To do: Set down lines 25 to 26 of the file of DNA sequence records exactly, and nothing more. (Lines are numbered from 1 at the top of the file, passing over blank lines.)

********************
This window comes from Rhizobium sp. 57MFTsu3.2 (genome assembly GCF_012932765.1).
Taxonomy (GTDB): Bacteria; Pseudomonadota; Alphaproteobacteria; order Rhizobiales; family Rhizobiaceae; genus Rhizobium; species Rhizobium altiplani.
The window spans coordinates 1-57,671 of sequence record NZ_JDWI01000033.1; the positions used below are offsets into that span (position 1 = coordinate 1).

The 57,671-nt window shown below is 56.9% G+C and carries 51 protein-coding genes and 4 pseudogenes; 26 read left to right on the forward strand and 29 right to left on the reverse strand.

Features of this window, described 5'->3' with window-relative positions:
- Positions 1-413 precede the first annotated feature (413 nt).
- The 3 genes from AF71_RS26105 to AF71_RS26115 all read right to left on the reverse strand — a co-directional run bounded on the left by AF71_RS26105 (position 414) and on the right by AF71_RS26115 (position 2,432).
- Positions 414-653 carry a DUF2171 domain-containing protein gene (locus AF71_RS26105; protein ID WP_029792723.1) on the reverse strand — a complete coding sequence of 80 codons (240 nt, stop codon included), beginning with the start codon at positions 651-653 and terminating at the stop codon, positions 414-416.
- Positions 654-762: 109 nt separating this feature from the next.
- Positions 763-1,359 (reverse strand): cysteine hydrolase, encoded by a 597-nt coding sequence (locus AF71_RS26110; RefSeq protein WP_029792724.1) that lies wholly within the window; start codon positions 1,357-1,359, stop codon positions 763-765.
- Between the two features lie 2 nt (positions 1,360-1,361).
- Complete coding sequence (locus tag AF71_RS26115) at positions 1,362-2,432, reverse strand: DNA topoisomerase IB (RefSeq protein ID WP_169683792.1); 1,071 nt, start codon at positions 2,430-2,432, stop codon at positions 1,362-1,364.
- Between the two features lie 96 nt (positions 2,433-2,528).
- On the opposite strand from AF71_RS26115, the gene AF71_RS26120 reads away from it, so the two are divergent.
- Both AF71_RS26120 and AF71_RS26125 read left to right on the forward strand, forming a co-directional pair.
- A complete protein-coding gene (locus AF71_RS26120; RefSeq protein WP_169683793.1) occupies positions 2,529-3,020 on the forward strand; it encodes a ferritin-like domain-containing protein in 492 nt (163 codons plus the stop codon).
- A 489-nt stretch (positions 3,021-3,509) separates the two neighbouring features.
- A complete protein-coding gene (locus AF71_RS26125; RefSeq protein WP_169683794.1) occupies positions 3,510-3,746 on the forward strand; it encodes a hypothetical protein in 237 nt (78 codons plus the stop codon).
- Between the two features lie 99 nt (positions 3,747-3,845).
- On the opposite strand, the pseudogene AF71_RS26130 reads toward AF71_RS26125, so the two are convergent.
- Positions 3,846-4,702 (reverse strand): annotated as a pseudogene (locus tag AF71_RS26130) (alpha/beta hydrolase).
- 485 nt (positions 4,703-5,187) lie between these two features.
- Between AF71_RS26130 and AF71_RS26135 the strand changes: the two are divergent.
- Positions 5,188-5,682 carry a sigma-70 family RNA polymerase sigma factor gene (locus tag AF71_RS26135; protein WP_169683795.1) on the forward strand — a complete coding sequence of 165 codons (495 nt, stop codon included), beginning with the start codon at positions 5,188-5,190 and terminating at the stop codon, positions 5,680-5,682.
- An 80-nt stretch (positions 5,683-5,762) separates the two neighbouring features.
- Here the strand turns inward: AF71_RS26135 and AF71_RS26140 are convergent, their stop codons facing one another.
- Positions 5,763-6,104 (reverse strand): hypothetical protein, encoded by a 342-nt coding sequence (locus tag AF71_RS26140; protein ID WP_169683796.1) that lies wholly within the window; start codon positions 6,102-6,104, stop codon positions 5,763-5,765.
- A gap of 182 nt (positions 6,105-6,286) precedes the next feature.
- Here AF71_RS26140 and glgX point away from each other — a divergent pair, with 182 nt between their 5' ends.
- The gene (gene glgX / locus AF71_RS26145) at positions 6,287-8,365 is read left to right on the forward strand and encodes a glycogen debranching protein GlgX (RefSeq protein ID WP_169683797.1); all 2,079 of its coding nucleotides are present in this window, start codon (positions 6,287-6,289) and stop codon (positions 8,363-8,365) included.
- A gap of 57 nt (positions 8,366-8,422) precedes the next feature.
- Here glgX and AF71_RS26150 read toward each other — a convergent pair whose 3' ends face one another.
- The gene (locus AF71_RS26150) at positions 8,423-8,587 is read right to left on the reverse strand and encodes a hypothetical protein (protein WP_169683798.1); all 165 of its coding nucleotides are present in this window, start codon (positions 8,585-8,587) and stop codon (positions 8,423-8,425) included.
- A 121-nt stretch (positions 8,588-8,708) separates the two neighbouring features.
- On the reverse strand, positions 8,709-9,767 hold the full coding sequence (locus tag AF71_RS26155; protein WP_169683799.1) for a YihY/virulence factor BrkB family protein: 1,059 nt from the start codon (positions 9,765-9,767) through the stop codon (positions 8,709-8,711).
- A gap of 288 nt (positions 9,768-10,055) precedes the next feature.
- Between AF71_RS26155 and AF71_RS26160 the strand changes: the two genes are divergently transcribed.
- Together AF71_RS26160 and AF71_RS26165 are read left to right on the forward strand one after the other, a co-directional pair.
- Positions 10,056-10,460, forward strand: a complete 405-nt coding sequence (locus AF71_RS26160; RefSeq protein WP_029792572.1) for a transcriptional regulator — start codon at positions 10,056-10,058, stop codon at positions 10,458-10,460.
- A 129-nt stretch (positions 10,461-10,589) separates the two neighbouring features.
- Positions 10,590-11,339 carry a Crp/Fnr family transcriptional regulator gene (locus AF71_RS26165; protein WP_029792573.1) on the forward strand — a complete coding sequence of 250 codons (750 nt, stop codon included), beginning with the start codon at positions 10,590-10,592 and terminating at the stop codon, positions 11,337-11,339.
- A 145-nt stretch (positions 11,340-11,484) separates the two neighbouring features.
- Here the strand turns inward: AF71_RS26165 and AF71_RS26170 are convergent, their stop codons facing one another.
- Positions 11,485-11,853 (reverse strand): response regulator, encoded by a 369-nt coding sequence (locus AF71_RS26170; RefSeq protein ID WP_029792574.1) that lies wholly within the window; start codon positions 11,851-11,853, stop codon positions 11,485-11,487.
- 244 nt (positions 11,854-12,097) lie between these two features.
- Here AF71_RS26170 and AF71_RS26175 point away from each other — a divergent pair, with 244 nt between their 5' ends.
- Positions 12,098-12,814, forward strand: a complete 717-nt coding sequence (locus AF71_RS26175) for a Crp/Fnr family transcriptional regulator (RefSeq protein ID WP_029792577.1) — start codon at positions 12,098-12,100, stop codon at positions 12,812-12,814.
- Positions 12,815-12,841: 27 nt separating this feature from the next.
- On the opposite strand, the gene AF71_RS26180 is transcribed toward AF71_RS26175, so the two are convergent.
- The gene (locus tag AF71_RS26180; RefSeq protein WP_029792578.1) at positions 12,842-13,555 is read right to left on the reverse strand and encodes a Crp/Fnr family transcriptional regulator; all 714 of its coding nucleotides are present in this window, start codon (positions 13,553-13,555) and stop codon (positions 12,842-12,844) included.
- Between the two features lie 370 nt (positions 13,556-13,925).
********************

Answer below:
- An 80-nt stretch (positions 5,683-5,762) separates the two neighbouring features.
- Here the strand turns inward: AF71_RS26135 and AF71_RS26140 are convergent, their stop codons facing one another.